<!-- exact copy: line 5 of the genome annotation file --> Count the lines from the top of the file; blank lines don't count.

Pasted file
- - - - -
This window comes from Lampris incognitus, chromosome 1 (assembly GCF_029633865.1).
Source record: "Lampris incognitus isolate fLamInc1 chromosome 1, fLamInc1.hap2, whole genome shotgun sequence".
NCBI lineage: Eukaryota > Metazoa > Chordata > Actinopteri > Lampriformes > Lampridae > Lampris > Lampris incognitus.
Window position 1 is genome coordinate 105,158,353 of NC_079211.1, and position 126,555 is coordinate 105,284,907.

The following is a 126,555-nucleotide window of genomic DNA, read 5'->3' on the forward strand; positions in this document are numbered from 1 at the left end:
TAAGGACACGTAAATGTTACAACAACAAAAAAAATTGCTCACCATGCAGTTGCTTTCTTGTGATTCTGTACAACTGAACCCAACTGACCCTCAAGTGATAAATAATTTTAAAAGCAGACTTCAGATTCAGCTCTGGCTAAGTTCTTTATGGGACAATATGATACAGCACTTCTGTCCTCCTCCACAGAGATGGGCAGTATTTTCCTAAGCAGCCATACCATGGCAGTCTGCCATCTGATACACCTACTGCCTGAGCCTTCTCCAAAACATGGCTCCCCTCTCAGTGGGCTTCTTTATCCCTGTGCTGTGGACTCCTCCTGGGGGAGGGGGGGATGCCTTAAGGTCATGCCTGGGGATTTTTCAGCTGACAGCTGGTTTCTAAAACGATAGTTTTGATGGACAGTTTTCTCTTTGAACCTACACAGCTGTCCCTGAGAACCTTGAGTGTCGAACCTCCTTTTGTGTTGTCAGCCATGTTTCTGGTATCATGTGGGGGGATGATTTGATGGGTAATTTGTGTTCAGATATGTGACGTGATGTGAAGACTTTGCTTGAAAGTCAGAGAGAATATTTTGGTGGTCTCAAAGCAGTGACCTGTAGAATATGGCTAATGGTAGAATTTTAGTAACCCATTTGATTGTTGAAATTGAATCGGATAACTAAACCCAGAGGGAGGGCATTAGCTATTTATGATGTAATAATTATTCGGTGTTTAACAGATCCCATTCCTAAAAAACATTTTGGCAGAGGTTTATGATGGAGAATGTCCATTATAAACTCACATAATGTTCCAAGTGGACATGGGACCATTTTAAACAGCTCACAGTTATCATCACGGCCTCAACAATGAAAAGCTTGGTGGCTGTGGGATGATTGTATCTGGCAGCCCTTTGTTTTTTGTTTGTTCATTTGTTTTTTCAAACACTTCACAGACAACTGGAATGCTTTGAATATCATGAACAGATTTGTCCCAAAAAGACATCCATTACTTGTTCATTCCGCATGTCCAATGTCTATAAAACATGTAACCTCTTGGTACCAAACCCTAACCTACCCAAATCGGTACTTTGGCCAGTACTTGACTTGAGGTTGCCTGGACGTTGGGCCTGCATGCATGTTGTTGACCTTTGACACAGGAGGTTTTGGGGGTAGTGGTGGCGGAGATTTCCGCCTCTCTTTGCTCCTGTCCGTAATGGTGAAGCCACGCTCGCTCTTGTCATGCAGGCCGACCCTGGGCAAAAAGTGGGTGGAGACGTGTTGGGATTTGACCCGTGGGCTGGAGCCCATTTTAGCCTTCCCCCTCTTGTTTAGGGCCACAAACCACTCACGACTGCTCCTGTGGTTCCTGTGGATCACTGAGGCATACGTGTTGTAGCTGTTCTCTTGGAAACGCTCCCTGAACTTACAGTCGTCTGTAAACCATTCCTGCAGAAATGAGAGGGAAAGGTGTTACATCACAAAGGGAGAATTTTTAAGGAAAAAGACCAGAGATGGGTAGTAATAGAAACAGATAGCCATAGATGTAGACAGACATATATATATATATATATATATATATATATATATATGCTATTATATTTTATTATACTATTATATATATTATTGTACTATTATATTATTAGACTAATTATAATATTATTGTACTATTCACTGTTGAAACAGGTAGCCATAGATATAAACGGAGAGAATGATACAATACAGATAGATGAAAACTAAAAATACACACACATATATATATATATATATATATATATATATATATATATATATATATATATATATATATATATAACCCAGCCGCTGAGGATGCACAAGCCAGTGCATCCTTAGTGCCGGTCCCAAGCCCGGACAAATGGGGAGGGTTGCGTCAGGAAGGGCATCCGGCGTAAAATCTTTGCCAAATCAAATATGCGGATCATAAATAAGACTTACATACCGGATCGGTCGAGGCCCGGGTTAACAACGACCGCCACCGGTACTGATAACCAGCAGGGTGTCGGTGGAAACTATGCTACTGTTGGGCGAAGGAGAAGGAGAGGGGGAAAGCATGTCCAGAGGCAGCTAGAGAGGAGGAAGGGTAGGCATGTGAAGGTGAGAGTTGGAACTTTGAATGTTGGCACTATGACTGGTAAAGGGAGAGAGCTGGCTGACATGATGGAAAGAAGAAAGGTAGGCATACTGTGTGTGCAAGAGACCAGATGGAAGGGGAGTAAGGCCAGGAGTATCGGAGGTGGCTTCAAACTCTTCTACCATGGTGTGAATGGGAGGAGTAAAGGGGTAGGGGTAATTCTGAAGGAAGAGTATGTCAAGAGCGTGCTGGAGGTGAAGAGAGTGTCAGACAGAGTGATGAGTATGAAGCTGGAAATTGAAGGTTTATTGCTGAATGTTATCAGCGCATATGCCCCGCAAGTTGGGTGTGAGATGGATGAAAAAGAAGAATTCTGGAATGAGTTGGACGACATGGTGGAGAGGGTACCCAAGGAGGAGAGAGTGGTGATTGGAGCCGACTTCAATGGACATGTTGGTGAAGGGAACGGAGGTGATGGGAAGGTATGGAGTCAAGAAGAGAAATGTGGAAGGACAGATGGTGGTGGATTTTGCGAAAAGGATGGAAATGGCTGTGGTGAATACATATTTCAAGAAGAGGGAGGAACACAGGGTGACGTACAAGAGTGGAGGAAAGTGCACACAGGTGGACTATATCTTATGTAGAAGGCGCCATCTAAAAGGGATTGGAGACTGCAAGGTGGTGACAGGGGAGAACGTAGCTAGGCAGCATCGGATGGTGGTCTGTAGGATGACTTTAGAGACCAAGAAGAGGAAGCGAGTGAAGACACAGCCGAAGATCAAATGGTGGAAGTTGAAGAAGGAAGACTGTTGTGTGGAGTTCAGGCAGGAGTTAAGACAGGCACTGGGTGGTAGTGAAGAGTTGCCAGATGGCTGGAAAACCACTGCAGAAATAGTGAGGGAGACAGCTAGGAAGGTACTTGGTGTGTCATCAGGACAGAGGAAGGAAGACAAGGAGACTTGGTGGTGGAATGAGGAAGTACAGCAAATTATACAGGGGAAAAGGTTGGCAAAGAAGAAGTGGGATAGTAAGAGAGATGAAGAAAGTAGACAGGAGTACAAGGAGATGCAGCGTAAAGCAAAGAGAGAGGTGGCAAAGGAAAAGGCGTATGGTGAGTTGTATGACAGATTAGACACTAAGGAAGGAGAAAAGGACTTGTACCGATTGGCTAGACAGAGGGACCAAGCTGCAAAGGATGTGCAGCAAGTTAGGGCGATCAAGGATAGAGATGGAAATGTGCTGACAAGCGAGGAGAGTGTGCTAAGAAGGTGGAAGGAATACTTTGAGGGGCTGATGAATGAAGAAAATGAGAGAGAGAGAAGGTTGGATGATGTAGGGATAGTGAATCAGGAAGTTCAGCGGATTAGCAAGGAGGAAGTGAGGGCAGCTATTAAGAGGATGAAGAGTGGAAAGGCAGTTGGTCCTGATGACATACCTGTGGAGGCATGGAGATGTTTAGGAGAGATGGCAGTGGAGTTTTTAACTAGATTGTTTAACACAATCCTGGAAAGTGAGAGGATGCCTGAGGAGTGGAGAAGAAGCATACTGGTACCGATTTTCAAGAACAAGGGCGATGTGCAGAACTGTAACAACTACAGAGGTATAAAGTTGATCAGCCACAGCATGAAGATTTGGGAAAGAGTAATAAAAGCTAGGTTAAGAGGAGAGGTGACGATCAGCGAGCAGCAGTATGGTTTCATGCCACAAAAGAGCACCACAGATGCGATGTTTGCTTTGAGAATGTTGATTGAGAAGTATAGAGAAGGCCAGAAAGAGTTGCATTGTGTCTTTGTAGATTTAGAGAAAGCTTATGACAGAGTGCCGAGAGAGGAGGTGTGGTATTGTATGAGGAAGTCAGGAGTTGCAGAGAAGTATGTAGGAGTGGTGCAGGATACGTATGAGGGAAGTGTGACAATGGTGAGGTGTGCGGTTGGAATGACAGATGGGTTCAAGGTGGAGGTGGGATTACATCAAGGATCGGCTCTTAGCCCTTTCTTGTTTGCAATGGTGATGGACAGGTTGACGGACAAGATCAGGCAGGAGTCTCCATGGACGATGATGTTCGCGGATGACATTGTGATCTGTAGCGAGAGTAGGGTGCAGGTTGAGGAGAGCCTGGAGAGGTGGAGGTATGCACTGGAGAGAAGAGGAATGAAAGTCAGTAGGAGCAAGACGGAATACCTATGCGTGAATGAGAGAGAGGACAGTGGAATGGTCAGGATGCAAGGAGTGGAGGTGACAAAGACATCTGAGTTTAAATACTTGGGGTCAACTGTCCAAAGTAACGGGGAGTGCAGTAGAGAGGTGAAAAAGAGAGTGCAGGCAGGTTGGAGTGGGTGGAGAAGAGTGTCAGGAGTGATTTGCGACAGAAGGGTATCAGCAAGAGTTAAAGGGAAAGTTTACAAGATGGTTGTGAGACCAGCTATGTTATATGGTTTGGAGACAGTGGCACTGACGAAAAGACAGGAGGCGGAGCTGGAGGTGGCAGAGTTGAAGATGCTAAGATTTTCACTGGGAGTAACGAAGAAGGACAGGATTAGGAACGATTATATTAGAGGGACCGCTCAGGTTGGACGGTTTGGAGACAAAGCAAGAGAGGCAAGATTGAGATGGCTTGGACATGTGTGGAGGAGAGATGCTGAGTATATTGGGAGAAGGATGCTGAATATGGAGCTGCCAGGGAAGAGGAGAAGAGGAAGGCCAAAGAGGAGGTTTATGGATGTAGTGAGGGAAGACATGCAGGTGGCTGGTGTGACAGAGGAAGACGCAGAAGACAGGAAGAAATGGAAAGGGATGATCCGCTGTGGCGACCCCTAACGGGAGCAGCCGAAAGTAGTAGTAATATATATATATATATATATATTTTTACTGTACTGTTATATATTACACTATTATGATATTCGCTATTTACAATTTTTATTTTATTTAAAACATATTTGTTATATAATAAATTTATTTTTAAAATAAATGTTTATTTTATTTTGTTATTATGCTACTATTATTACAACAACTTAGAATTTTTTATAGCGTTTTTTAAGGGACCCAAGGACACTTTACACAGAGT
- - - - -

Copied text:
The following is a 126,555-nucleotide window of genomic DNA, read 5'->3' on the forward strand; positions in this document are numbered from 1 at the left end: